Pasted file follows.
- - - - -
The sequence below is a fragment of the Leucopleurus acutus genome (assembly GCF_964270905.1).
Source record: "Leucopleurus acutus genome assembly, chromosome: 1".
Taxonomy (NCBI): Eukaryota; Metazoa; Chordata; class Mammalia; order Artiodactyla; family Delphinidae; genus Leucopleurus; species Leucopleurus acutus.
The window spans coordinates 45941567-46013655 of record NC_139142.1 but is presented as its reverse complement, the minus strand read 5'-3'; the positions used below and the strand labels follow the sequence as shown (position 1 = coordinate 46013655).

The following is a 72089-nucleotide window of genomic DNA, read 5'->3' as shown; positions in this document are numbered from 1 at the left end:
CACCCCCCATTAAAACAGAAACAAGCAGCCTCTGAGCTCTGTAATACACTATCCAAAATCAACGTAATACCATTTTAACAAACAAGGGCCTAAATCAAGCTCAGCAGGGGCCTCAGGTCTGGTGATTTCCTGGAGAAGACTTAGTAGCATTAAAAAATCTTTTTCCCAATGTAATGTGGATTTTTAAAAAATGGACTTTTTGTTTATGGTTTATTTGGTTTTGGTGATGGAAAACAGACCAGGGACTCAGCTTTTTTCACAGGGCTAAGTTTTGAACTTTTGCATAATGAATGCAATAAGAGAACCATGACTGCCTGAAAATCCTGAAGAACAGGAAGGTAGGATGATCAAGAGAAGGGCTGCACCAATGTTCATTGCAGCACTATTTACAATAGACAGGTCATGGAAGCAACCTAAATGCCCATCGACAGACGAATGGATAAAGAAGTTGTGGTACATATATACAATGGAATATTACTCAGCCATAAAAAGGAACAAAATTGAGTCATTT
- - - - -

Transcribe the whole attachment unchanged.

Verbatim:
The sequence below is a fragment of the Leucopleurus acutus genome (assembly GCF_964270905.1).
Source record: "Leucopleurus acutus genome assembly, chromosome: 1".
Taxonomy (NCBI): Eukaryota; Metazoa; Chordata; class Mammalia; order Artiodactyla; family Delphinidae; genus Leucopleurus; species Leucopleurus acutus.
The window spans coordinates 45941567-46013655 of record NC_139142.1 but is presented as its reverse complement, the minus strand read 5'-3'; the positions used below and the strand labels follow the sequence as shown (position 1 = coordinate 46013655).

The following is a 72089-nucleotide window of genomic DNA, read 5'->3' as shown; positions in this document are numbered from 1 at the left end:
CACCCCCCATTAAAACAGAAACAAGCAGCCTCTGAGCTCTGTAATACACTATCCAAAATCAACGTAATACCATTTTAACAAACAAGGGCCTAAATCAAGCTCAGCAGGGGCCTCAGGTCTGGTGATTTCCTGGAGAAGACTTAGTAGCATTAAAAAATCTTTTTCCCAATGTAATGTGGATTTTTAAAAAATGGACTTTTTGTTTATGGTTTATTTGGTTTTGGTGATGGAAAACAGACCAGGGACTCAGCTTTTTTCACAGGGCTAAGTTTTGAACTTTTGCATAATGAATGCAATAAGAGAACCATGACTGCCTGAAAATCCTGAAGAACAGGAAGGTAGGATGATCAAGAGAAGGGCTGCACCAATGTTCATTGCAGCACTATTTACAATAGACAGGTCATGGAAGCAACCTAAATGCCCATCGACAGACGAATGGATAAAGAAGTTGTGGTACATATATACAATGGAATATTACTCAGCCATAAAAAGGAACAAAATTGAGTCATTT